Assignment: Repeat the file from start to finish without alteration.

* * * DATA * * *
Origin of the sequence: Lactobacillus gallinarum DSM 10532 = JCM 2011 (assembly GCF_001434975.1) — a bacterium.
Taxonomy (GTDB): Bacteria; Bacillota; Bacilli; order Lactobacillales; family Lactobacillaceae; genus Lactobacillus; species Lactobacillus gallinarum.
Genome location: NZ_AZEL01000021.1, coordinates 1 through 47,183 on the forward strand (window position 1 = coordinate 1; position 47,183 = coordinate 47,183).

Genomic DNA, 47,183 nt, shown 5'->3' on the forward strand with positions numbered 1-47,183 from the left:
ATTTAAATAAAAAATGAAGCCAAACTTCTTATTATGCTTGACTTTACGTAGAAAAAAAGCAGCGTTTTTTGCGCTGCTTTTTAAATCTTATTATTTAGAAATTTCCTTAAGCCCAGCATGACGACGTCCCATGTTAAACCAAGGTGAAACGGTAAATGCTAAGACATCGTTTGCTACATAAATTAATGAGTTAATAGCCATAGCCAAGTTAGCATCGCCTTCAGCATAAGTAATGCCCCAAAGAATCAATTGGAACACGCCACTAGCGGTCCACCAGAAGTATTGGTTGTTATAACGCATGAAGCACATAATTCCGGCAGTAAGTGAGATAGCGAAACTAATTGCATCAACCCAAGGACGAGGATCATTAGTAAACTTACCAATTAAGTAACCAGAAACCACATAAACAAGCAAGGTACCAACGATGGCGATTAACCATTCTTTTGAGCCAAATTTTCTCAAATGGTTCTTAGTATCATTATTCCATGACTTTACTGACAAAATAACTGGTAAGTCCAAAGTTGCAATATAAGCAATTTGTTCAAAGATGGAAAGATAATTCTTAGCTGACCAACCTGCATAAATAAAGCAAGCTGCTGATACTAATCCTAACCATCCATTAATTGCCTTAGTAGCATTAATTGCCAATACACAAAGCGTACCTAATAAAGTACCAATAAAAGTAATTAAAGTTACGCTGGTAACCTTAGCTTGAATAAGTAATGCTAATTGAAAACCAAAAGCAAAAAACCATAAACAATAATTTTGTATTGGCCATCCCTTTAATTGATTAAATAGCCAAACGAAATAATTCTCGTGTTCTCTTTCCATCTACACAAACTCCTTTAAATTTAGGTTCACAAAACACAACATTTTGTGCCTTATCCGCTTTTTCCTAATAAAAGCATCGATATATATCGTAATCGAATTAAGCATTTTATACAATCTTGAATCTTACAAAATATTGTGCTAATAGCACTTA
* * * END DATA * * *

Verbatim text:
Origin of the sequence: Lactobacillus gallinarum DSM 10532 = JCM 2011 (assembly GCF_001434975.1) — a bacterium.
Taxonomy (GTDB): Bacteria; Bacillota; Bacilli; order Lactobacillales; family Lactobacillaceae; genus Lactobacillus; species Lactobacillus gallinarum.
Genome location: NZ_AZEL01000021.1, coordinates 1 through 47,183 on the forward strand (window position 1 = coordinate 1; position 47,183 = coordinate 47,183).

Genomic DNA, 47,183 nt, shown 5'->3' on the forward strand with positions numbered 1-47,183 from the left:
ATTTAAATAAAAAATGAAGCCAAACTTCTTATTATGCTTGACTTTACGTAGAAAAAAAGCAGCGTTTTTTGCGCTGCTTTTTAAATCTTATTATTTAGAAATTTCCTTAAGCCCAGCATGACGACGTCCCATGTTAAACCAAGGTGAAACGGTAAATGCTAAGACATCGTTTGCTACATAAATTAATGAGTTAATAGCCATAGCCAAGTTAGCATCGCCTTCAGCATAAGTAATGCCCCAAAGAATCAATTGGAACACGCCACTAGCGGTCCACCAGAAGTATTGGTTGTTATAACGCATGAAGCACATAATTCCGGCAGTAAGTGAGATAGCGAAACTAATTGCATCAACCCAAGGACGAGGATCATTAGTAAACTTACCAATTAAGTAACCAGAAACCACATAAACAAGCAAGGTACCAACGATGGCGATTAACCATTCTTTTGAGCCAAATTTTCTCAAATGGTTCTTAGTATCATTATTCCATGACTTTACTGACAAAATAACTGGTAAGTCCAAAGTTGCAATATAAGCAATTTGTTCAAAGATGGAAAGATAATTCTTAGCTGACCAACCTGCATAAATAAAGCAAGCTGCTGATACTAATCCTAACCATCCATTAATTGCCTTAGTAGCATTAATTGCCAATACACAAAGCGTACCTAATAAAGTACCAATAAAAGTAATTAAAGTTACGCTGGTAACCTTAGCTTGAATAAGTAATGCTAATTGAAAACCAAAAGCAAAAAACCATAAACAATAATTTTGTATTGGCCATCCCTTTAATTGATTAAATAGCCAAACGAAATAATTCTCGTGTTCTCTTTCCATCTACACAAACTCCTTTAAATTTAGGTTCACAAAACACAACATTTTGTGCCTTATCCGCTTTTTCCTAATAAAAGCATCGATATATATCGTAATCGAATTAAGCATTTTATACAATCTTGAATCTTACAAAATATTGTGCTAATAGCACTTA